Look KEO Power
The power pedal is definitely coming to market, and Look's Keo Power, a joint venture with Polar seems to be the first thanks to a few sales in France. Ridable production models were on display and available for test spins on trainers. First impressions are very good.
The pedal looks great with typical Look styling and entry. No carbon blade on this pedal. Power is measured by sensors along the spindle. The transmitter unit attaches to the end of the crank with the help of a zip tie and talks to the Polar head unit wirelessly. Look claims accuracy of plus or minus 2 watts when compared to the SRM which they used as their bench mark.
Three Polar head units can be used, the CS600X, CS600 or the CS500. The computers display total watts, but also gives you the percentage of that power each leg is putting out. A smart phone ap may also be in the works, but that could take some time.
Look for units to be available in the spring of 2012. Price is still quite high, $2200 for the pedals with full kit with head unit in the $2500 range. But the convenience the system offers is unparalleled. No other power system can so easily be swapped from bike to bike. Of course, Garmin is entering the game and we'll bring you an update on their system soon.
Ridley Noah FB
We got a sneak peek of the technology last year, but it was very hush-hush. Now it's been launched, and we have to say, it is one of the slickest products at the show. The Ridley F-Brake uses carbon calipers that are integrated directly into the fork and seat stays. It's incredibly elegant, very aero and looks fairly simple to use. How it actually feels on the road is something we didn't get to experience.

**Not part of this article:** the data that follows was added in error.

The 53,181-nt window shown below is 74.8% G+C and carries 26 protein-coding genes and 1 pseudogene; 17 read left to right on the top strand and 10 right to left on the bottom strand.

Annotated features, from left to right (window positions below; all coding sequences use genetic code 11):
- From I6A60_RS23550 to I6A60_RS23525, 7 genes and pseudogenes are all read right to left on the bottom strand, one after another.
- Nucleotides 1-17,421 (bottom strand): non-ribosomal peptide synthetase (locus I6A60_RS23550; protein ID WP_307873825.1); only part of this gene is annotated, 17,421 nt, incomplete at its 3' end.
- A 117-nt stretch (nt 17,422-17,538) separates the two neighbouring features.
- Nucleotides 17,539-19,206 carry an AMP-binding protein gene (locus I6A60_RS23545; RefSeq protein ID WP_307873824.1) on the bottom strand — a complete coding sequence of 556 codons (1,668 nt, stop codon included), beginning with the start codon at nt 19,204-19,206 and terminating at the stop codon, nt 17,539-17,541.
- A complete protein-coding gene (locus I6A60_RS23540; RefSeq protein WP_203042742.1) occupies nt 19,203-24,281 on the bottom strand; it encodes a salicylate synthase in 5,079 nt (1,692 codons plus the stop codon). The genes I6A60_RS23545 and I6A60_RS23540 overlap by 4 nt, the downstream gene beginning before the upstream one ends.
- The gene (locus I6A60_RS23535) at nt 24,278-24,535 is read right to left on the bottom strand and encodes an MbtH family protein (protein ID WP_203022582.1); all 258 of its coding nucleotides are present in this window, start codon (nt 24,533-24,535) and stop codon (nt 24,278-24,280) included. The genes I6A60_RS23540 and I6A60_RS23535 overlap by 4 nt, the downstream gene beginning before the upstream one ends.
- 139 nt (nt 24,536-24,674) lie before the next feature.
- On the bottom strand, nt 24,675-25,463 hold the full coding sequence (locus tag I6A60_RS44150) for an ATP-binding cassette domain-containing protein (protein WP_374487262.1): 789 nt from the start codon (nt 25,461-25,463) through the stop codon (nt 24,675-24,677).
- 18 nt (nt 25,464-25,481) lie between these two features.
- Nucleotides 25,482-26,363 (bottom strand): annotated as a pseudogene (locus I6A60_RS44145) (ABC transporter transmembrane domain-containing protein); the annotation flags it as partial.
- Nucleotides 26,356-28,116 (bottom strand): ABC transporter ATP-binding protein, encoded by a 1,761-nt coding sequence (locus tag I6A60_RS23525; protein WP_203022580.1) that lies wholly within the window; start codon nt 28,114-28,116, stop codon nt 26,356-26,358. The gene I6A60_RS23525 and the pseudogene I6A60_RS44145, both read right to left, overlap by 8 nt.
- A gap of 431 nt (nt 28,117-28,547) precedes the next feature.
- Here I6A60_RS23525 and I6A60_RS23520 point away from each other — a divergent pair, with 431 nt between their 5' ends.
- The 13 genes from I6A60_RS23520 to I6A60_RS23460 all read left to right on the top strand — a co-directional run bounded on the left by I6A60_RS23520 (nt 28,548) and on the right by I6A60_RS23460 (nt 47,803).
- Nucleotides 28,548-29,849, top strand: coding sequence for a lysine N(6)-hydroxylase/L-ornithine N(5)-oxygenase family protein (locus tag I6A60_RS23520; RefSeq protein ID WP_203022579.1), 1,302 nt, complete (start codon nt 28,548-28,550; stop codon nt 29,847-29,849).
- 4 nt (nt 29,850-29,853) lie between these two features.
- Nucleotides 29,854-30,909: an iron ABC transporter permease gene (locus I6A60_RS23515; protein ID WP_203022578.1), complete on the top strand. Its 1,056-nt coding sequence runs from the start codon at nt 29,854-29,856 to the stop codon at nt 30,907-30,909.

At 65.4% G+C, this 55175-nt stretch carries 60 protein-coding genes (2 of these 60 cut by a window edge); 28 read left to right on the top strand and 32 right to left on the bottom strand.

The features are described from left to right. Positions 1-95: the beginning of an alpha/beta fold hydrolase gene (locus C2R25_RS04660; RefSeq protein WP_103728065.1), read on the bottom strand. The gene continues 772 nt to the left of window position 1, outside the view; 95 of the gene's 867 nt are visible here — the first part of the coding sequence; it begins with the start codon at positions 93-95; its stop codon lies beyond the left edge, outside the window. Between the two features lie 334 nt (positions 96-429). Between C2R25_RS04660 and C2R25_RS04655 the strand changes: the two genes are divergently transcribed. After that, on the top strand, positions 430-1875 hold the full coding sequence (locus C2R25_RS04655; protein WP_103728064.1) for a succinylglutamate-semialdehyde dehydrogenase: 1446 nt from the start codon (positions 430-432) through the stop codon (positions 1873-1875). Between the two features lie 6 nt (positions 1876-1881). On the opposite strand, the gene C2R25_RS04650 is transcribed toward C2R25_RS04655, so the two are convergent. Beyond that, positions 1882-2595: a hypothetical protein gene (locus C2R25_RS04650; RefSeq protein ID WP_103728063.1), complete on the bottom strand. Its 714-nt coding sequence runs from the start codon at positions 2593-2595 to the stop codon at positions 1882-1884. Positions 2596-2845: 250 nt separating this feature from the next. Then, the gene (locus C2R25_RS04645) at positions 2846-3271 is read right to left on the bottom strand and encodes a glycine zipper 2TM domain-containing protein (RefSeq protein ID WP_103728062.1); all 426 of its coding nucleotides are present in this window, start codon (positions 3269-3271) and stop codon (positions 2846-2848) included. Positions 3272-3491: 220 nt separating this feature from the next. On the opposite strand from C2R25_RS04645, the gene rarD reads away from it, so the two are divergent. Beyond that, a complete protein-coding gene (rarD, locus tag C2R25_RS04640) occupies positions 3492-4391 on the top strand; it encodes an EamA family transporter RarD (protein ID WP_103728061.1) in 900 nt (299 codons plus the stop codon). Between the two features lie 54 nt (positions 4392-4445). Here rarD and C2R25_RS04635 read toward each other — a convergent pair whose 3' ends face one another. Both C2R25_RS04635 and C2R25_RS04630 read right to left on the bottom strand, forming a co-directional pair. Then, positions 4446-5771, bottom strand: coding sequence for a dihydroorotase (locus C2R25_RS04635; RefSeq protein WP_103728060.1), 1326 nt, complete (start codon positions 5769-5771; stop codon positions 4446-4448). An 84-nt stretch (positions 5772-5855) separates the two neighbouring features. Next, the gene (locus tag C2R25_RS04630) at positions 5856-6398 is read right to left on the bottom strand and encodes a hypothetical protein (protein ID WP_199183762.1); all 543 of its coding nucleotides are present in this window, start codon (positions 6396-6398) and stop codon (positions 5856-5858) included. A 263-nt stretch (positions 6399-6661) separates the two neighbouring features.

The Noah FB also gets some other novel technology, special textured strips that keep airflow attached to the tubes and the split fork which is designed to channel air away from the spinning wheel. Spring 2012 availability and a frame will run $5395.00.
It's been a bit of an open secret that Shimano is no longer alone in the electronic shifting game. While the official launch has not yet occurred Movistar has been riding, and winning, on the group all season. Campy had one of their electronic equipped team bikes at the show and while they didn't share any details a few conclusions can be drawn.
While the battery appears a bit bigger than Di2, the wiring seems much cleaner. The front derailleur also appears to contain much of the groups 'brain'.
The system is, of course, 11 speed and retains the same carbon, black on black look of SR11. The crank set is also standard Ultra Torque.
The junction box from the levers is located under the stem, rather than on a brake cable like Di2, a bit cleaner and a bit smaller. It is labeled Campy Tech Lab as is the rest of the group. There appear to be no fine tuning trim buttons on the box.
Like their mechanical groups, their electronic relies on a single finger tip lever and a thumb lever inboard of the hood. The system has the ability to change multiple gears with one push, perhaps the single biggest difference with Di2, which can only shift one cog per push.
Stay tuned for more goodies from the floor of Interbike 2011...